Chess - Yiddish shakh


Chess is a kind of board game played between two players. 
The game emerged in India during the second half of the 15th century after evolving from a much older game of Indian origin. 
Chess is usually played by two opponents. 
With two sets of 16 identically formed pieces each - "di veyse un di svartse".




There have been a strong tradition among jews to play chess.



During the last century more than two out of three of the best chess players in the world have been Jewish born.


And WIKIPEDIA name more than 400 outstanding Jewish chess players of which a few are shown above.


Mikhail Botvinnik

Jewish born Mikhail Moiseyevich Botvinnik (August 17, 1911 – May 5, 1995) was a Soviet and Russian International Grandmaster and three-time World Chess Champion. Mikhail Moiseyevich Botvinnik was born in Kuokkala, situated in the Russian-controlled, but semi-autonomous Grand Duchy of Finland, then part of the Russian Empire - now in the district of Repino in Saint Petersburg. 

Both his parents were Jewish, his father was a dental technician and his mother a dentist. The family to live outside the Pale of Settlement to which most Jews in Russia were restricted, at the time. As a result, Mikhail Botvinnik grew up in Saint Petersburg's Nevsky Prospekt. His father forbade the speaking of Yiddish at home, and Mikhail and his older brother Issy attended Soviet schools. Mikhail Botvinnik later said, "I am a Jew by blood, Russian by culture, Soviet by upbringing." Botvinik became the World Champion 1948–1957, 1958–1960 and 1961–1963.


'Misha' Tal

Jewish born Mikhail ('Misha') Tal (November 9, 1936 – June 28, 1992)[1] was a Soviet-Latvian chess player, a Grandmaster, and the eighth World Chess Champion. Tal suffered from bad health, and had to be hospitalized frequently throughout his career, mainly for kidney problems. Eventually one of his diseased kidneys was removed. Tal was a chain smoker and a heavy drinker. He was also briefly addicted to morphine. On June 28, 1992, Tal died in a Moscow hospital, officially of kidney failure.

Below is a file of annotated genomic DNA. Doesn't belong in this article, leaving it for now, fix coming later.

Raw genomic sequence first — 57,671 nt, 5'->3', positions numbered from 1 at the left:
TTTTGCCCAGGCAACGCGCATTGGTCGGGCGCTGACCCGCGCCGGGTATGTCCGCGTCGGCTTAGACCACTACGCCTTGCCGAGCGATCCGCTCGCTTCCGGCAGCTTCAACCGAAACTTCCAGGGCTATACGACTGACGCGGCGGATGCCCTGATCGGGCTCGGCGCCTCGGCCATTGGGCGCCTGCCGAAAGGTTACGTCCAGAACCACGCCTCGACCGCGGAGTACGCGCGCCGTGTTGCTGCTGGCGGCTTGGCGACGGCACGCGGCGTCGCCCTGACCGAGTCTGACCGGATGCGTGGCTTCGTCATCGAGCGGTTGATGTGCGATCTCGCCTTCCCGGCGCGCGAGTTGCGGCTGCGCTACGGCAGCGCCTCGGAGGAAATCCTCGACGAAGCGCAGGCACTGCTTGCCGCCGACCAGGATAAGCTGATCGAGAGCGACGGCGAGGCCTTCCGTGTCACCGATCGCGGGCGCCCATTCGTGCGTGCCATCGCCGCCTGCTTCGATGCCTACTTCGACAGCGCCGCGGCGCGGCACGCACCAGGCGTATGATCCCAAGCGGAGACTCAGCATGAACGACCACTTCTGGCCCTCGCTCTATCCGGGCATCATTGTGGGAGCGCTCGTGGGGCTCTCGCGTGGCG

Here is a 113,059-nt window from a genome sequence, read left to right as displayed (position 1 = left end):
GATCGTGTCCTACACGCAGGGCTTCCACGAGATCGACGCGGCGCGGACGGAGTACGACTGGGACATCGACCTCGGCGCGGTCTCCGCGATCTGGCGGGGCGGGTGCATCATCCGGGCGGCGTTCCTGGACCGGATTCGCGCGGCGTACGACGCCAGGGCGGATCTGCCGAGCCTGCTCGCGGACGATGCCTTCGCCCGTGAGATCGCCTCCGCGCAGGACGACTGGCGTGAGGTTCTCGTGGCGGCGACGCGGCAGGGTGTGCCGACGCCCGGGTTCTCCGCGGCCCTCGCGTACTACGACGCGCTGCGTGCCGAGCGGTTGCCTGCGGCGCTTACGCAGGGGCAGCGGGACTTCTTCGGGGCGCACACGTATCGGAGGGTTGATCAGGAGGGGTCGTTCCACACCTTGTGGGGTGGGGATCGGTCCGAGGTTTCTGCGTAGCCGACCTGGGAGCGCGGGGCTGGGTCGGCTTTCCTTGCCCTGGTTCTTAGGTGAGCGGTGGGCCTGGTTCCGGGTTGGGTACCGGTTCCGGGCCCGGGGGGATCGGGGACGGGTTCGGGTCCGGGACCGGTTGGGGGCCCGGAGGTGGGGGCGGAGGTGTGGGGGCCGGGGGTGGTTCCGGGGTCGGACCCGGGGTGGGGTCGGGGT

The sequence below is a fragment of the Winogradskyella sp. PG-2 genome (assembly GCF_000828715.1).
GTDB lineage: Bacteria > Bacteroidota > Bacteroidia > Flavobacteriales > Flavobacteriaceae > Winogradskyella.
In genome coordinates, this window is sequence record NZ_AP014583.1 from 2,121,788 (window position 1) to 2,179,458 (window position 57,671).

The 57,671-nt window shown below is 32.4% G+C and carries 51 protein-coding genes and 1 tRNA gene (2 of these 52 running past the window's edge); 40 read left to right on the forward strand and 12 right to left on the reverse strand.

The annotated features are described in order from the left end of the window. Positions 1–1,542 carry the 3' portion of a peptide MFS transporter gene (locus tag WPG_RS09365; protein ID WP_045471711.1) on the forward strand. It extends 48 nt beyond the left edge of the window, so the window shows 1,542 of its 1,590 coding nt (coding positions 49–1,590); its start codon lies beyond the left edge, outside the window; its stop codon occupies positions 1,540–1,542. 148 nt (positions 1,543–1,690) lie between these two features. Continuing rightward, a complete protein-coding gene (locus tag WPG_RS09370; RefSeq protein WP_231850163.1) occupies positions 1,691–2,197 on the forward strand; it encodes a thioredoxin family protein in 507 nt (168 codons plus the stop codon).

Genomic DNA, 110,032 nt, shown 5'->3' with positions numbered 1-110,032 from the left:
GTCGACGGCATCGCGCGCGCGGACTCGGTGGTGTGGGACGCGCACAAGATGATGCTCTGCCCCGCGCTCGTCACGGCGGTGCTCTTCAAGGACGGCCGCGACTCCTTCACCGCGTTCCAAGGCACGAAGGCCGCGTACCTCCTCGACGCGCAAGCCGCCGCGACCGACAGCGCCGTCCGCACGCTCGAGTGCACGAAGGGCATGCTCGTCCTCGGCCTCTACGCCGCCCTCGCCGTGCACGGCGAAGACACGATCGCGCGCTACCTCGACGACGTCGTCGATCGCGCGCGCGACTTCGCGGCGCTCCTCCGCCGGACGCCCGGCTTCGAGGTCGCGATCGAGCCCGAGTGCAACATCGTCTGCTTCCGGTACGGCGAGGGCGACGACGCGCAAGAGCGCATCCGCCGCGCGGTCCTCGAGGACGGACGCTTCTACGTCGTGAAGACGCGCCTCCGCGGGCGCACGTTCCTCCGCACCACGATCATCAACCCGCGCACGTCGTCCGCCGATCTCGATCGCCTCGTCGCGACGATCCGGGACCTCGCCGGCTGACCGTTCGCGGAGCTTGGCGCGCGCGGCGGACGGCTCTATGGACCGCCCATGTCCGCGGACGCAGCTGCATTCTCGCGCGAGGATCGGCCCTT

Boris Spassky

Boris Vasilievich Spassky(born January 30, 1937) is a Soviet-French chess grandmaster. He was the tenth World Chess Champion, holding the title from 1969 to 1972. Spassky won the Soviet Chess Championship twice outright (1961, 1973). He was a World Chess Championship candidate on seven occasions (1956, 1965, 1968, 1974, 1977, 1980, and 1985).

He was born in Leningrad (now Saint Petersburg), and learned to play chess at the age of five on a train evacuating from Leningrad during World War II, and first drew wide attention in 1947 at age ten, when he defeated Soviet champion Mikhail Botvinnik in a simultaneous exhibition.


Bobby Fisher

Jewish born Robert James "Bobby" Fischer (March 9, 1943 – January 17, 2008) was an American chess Grandmaster, and the eleventh World Chess Champion. He is widely considered one of the greatest chess players of all time. Later in life he renounced his US citizenship and became an Icelandic citizen. In his later years he became very anti-american and anti-jewish.
In the early 1970s he became the most dominant player in modern history—winning the 1970 Interzonal by a record 3½-point margin and winning 20 consecutive games, including two unprecedented 6-0 sweeps in the Candidates Matches. In 1972, he wrested the World Championship from Boris Spassky of the Soviet Union in a match held in Reykjavík, Iceland that was widely publicized as a Cold War battle.

SOURCES: 

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The game is played on a a square-checkered chessboard with 64 squares arranged in an eight-by-eight grid. 
At the start, each player (one controlling the white pieces, the other controlling the black pieces) controls sixteen pieces: 
One king, one queen, two towers, two horses, two runners and eight pawns. 
The object of the game is to checkmate the opponent's king.



In order to play Yiddish Chess you of course first of all need to know the names of the pieces.
 
 

In Yiddish the names are:



The tranascribed names are:


Let's play ...

...לאָמיר זיך שפּילן


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